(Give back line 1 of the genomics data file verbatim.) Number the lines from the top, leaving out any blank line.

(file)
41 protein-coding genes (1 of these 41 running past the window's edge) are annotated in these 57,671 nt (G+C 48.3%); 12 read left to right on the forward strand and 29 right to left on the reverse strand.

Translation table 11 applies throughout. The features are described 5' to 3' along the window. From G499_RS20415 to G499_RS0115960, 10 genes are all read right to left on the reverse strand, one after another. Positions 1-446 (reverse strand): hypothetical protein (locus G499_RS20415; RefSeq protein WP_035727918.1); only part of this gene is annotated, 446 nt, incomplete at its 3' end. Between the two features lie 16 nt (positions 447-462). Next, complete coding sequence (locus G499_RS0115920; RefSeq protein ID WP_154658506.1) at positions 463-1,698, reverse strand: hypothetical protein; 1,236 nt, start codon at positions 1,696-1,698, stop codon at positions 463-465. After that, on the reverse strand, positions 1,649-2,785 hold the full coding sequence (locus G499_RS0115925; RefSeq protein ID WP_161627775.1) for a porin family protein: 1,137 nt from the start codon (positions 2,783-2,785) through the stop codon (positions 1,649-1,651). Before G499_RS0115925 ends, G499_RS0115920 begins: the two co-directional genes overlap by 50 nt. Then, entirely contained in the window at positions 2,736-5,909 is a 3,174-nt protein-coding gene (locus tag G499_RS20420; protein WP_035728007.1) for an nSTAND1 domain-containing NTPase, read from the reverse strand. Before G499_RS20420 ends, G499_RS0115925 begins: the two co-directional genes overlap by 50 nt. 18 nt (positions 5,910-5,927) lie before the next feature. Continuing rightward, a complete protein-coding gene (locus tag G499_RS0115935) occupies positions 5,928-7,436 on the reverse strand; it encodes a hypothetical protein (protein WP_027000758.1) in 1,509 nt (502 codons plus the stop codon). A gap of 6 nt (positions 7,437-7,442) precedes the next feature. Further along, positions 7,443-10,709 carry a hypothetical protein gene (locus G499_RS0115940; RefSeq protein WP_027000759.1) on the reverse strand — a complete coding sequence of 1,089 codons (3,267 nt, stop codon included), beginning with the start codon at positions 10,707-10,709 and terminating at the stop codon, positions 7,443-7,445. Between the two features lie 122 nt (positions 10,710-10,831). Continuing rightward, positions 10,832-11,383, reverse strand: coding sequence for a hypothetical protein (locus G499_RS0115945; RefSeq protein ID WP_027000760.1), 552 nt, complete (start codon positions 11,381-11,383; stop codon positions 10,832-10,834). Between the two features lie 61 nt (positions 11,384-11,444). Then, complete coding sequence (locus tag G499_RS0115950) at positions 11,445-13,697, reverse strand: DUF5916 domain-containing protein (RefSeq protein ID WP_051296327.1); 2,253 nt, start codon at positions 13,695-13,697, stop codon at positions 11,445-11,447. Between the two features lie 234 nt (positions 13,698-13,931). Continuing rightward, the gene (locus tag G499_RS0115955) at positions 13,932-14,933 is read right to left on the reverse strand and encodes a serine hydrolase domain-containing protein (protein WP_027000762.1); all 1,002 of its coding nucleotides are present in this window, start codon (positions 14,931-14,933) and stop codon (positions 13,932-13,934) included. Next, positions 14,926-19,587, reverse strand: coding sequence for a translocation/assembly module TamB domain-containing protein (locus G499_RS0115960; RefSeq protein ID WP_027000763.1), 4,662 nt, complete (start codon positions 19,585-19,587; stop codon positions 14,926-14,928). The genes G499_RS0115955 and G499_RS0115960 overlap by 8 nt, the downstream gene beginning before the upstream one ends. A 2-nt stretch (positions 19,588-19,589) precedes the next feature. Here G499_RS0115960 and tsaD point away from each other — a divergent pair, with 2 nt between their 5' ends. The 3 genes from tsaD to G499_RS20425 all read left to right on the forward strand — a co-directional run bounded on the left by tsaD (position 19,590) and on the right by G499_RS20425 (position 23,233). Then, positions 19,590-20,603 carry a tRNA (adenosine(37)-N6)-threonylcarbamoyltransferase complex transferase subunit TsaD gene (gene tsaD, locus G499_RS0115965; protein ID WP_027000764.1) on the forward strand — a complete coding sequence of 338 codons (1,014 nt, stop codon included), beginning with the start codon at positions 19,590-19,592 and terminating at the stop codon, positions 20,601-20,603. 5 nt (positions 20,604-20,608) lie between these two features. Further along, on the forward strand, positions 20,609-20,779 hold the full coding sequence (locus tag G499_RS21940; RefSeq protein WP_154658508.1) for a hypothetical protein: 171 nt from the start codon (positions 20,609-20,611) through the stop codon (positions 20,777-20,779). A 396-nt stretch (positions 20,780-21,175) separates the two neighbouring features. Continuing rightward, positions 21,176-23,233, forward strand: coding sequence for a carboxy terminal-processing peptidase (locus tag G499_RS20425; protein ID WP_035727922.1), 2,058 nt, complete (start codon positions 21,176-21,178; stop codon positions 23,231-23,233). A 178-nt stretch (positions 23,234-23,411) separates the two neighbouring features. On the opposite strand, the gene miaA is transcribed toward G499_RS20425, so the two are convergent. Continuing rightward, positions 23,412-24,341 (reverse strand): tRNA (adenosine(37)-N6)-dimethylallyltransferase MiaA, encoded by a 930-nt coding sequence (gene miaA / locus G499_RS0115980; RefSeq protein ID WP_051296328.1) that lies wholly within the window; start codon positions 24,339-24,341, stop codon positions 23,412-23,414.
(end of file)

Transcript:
41 protein-coding genes (1 of these 41 running past the window's edge) are annotated in these 57,671 nt (G+C 48.3%); 12 read left to right on the forward strand and 29 right to left on the reverse strand.